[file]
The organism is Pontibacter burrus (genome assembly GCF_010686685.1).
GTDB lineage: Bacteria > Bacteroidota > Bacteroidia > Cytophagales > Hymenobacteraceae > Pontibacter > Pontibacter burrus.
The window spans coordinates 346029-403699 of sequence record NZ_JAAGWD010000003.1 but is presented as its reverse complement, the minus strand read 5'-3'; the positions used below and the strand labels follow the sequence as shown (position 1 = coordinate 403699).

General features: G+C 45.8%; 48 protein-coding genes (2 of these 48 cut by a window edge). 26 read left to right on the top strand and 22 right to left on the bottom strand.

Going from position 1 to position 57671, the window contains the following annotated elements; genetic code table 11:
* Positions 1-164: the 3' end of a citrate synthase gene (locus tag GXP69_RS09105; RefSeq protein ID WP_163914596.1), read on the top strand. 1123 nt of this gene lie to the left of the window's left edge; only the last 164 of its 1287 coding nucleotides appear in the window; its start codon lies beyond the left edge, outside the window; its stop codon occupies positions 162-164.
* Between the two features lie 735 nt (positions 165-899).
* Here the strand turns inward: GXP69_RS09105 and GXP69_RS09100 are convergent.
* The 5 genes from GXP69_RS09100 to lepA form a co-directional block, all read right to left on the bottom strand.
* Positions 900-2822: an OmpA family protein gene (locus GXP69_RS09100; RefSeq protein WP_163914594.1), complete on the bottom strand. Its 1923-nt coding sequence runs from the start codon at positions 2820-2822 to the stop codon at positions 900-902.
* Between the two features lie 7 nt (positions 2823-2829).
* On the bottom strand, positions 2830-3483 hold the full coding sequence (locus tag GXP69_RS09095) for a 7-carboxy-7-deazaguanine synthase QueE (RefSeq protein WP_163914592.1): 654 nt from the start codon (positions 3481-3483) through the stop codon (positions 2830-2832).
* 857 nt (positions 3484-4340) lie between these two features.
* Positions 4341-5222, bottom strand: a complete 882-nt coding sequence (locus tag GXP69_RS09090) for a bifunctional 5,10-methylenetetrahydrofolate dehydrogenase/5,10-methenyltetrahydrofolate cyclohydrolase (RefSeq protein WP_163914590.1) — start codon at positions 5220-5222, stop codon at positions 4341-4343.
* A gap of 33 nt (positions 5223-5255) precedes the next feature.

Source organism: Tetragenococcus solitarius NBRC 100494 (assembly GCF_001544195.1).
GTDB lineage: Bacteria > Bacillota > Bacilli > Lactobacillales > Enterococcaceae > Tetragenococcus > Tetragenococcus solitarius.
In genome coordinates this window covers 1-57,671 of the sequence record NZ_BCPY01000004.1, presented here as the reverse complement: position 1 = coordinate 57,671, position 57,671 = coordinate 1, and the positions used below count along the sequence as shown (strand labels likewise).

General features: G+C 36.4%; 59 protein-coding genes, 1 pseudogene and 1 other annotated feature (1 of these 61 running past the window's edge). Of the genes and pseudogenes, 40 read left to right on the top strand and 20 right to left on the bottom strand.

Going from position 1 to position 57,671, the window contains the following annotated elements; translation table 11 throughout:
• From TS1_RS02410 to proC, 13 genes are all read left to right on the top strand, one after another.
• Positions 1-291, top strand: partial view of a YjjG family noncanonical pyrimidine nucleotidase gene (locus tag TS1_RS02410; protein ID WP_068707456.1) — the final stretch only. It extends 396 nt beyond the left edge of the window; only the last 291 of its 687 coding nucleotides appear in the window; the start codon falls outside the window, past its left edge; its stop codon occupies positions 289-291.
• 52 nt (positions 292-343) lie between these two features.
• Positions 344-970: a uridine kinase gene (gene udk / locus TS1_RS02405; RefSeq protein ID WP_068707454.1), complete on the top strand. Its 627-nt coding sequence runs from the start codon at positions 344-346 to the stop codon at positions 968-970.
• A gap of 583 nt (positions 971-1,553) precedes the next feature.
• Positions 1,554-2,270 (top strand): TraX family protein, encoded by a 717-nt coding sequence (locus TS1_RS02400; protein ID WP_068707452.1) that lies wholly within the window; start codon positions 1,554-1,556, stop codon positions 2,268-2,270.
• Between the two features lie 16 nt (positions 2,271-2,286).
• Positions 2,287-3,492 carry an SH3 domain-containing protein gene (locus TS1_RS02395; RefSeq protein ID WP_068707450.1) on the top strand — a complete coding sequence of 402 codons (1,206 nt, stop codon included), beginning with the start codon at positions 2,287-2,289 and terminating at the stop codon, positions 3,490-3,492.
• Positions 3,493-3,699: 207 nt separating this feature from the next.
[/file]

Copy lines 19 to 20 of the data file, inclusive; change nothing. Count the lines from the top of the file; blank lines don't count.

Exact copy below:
General features: G+C 36.4%; 59 protein-coding genes, 1 pseudogene and 1 other annotated feature (1 of these 61 running past the window's edge). Of the genes and pseudogenes, 40 read left to right on the top strand and 20 right to left on the bottom strand.

Going from position 1 to position 57,671, the window contains the following annotated elements; translation table 11 throughout: